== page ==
This image is for illustration only.
The product is a download.

The Critique of Judgment

By Immanuel Kant / Macmillan and Co. / 1892

$9.99

Print: $38.75

Overview

The Critique of Judgment, Kant’s third critique, takes up the subject of aesthetics. Kant divided the book into two parts: critique of aesthetic judgment and critique of teleological judgment. In the first part, Kant examines four “reflective judgments” about aesthetics: the agreeable, the beautiful, the sublime, and the good. The second part discusses the method of judging things according to their purpose or telos.

The Noet edition of this volume is fully indexed and tagged, allowing for near-instant search results. With the Noet edition, key words and ideas are linked to other texts in your library. Compare Kant with both the rationalists and the empiricists with a click. Further, every word is indexed, allowing you instant access to any phrase or idea you want to read about.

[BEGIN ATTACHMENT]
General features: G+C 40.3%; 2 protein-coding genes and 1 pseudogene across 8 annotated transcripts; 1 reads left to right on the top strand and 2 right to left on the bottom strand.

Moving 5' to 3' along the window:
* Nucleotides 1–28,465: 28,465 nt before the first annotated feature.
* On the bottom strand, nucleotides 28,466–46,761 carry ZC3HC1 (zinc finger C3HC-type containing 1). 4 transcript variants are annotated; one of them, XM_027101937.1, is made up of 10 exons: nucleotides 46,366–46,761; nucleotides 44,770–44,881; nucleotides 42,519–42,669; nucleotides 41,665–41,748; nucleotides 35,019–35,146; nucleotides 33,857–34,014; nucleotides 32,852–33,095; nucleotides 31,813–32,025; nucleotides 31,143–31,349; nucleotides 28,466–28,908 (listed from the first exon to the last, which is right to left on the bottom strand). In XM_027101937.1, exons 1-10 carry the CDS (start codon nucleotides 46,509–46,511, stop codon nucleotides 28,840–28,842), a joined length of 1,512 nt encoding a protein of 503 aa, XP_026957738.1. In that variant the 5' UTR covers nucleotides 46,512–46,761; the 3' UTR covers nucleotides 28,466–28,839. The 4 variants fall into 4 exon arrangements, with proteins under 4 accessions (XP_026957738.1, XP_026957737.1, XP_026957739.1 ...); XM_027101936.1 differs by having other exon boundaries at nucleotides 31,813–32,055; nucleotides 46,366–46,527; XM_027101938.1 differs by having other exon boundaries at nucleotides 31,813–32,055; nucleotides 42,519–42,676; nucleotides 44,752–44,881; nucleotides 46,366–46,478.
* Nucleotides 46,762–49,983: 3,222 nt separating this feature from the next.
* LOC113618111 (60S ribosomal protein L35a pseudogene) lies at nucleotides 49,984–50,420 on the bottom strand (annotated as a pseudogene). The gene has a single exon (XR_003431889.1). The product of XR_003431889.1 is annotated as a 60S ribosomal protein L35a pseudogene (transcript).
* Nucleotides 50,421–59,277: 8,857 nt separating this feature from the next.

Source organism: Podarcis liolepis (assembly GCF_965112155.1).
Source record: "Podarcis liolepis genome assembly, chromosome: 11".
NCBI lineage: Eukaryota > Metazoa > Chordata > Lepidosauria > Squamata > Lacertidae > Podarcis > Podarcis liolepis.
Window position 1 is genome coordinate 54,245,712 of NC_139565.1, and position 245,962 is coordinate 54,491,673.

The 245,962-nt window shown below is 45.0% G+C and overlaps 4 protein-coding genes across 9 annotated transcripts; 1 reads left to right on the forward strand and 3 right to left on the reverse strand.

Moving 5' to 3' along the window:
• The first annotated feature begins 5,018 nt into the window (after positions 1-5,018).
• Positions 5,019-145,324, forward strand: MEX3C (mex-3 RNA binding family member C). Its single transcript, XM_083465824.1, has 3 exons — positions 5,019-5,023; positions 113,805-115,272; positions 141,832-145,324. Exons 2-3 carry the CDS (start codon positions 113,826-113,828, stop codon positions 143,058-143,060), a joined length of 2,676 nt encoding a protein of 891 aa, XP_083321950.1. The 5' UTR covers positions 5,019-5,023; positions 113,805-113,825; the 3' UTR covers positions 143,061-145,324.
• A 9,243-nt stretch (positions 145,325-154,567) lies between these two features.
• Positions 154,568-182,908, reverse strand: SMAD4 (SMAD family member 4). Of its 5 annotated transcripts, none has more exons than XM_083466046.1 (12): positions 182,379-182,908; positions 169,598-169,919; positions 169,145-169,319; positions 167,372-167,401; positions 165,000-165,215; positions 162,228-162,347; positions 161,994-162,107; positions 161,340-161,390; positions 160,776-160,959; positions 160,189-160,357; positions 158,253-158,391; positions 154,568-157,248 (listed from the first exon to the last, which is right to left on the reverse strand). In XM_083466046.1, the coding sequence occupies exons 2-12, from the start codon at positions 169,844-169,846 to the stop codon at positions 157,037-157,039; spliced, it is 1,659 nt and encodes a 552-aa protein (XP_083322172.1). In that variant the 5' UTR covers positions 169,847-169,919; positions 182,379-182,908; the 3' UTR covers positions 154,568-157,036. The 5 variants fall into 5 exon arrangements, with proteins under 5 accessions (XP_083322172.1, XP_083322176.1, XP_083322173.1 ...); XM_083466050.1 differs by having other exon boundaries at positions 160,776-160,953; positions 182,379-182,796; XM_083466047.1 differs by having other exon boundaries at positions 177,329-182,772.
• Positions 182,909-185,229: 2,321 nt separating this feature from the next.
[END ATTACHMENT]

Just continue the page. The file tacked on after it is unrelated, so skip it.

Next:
Key Features

  • Presents the third of Kant’s critiques
  • Focuses on the subjects of aesthetical and teleological judgment
  • Discusses reflective judgment and judgment according to purpose

Contents

  • Critique of the Aesthetical Judgment
    • Analytic of the Aesthetical Judgment
    • Dialectic of the Aesthetical Judgment
  • Critique of the Teleological Judgment
    • Analytic of the Teleological Judgment
    • Dialectic of the Teleological Judgment

Product Details

About Immanuel Kant

Immanuel Kant (1724–1804) was born in Königsberg, Prussia, in a Pietist Lutheran family. He attended the University of Königsberg, becoming a lecturer there after graduation. In 1770, he accepted the chair of logic and metaphysics at Königsberg. He published and taught a variety of subjects, but focused on metaphysics and its relationship to physics and mathematics. He was heavily influenced by the writings of Leibniz, Newton, Hume, and Rousseau, drawing on both the empiricist and the rationalist schools. He wrote works of metaphysics, epistemology, ethics, aesthetics, and teleology. His revolutionary contribution to philosophy is his argument that human knowledge of the world comes from sense experience but is shaped by innate structures inherent in human reason.